What makes Siegelaub’s proposal in 1971 possible is a deep knowledge of the art market and how value accumulates in relation to an artist’s practice. The proposal of a 15% royalty to an artist for increased value considers the lasting value held in a work for the collector because there is no loss of money involved for patrons as long as the work remains at its original value. If an artwork sells for the same value of purchase, the artist does not make gains, nor does the collector, but at least the collector recaptures their original expenditure. However, if the price of the artwork doubles or triples, both the collector and the artist see economic profits. Artist royalties are a way for collectors to continue supporting an artist even when they are decommissioning their artwork from the collection—something generally seen as a negative contribution to the artist’s value. What NFT platforms got wrong was that they applied the royalty to the total sale value, meaning that even if the NFT maintains its original price, the collector could not retain the artwork’s full value. Although this explanation is a bit simplified due to platforms generally charging a transaction fee or a sale percentage it helps to explain why so many NFT platforms removed artist royalties when growth went down. But royalties are still a valuable idea to pursue and the art world is in need of strategies to help artists achieve sustainable income to support their practices.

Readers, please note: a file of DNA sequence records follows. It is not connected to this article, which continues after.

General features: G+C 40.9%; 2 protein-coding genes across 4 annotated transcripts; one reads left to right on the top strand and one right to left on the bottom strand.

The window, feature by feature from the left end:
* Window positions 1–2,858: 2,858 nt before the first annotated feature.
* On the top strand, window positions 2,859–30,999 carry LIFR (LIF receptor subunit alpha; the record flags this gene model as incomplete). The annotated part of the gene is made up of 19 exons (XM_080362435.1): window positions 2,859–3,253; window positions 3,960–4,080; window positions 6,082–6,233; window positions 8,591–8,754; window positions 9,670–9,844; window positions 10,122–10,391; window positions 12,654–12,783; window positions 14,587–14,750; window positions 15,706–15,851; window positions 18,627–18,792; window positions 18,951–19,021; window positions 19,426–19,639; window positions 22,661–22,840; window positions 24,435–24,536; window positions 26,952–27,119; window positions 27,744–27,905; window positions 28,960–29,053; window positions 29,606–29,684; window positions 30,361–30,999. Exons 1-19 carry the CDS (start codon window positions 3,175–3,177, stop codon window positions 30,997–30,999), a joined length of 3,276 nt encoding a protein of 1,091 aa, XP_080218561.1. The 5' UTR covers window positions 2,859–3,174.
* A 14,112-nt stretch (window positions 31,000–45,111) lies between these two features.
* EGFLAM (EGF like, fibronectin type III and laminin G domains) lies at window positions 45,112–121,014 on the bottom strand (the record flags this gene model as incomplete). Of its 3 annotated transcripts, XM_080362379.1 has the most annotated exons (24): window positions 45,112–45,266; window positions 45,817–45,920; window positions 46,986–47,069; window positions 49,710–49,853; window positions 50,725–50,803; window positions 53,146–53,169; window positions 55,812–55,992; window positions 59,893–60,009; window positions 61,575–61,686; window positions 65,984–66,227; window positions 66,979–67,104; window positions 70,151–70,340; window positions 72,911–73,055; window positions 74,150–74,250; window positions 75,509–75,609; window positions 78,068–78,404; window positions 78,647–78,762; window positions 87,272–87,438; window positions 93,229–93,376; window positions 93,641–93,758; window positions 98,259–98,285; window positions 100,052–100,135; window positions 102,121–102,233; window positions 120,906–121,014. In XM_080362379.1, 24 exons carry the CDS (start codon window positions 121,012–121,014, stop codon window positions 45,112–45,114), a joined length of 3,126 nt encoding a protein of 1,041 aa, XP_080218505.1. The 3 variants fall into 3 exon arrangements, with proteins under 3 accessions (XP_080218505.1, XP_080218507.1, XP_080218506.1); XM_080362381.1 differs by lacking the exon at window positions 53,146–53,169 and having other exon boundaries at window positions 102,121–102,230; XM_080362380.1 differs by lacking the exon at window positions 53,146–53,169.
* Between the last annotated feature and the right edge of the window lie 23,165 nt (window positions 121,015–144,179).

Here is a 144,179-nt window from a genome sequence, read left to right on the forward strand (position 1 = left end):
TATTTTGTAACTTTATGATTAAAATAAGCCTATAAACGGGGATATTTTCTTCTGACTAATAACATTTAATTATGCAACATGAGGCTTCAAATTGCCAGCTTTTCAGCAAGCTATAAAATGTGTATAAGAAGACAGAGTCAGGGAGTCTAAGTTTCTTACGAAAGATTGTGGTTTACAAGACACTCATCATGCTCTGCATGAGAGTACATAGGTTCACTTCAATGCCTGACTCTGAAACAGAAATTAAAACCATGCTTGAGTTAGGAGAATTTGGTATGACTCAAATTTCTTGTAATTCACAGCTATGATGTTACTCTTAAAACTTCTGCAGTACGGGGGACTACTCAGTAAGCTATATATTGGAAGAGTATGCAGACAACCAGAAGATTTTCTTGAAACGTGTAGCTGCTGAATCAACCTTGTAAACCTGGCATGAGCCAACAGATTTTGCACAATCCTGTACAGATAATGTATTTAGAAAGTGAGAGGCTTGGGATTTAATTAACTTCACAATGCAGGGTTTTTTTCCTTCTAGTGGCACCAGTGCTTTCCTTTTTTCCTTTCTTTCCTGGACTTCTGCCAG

NFTs have, however, renewed the discussion on royalties in the public sphere. Through the introduction of smart-contracts, and the direct contact between artists and markets, makers can feel actively involved in setting up their sale contracts transparently. This, coupled with values firmly grounded in cultural value rather than speculation, can promote steady growth rather than immediate and explosive gains that are bound for decimating crashes. Smart contracts are an ideal way to enforce the transparency and completion of ethical transactions. These contracts legally bind transactions into a pre-established contract and use algorithms to block the completion of a transaction until all of the prerequisites are upheld. The transfer of a DAB or a PAB could therefore be paused until the new owner has given the established artist’s royalty and signed the conditions of sale. This method of transferring ownership helps artists by establishing transparent industry-wide practices and holding people accountable for their ethical considerations towards artists.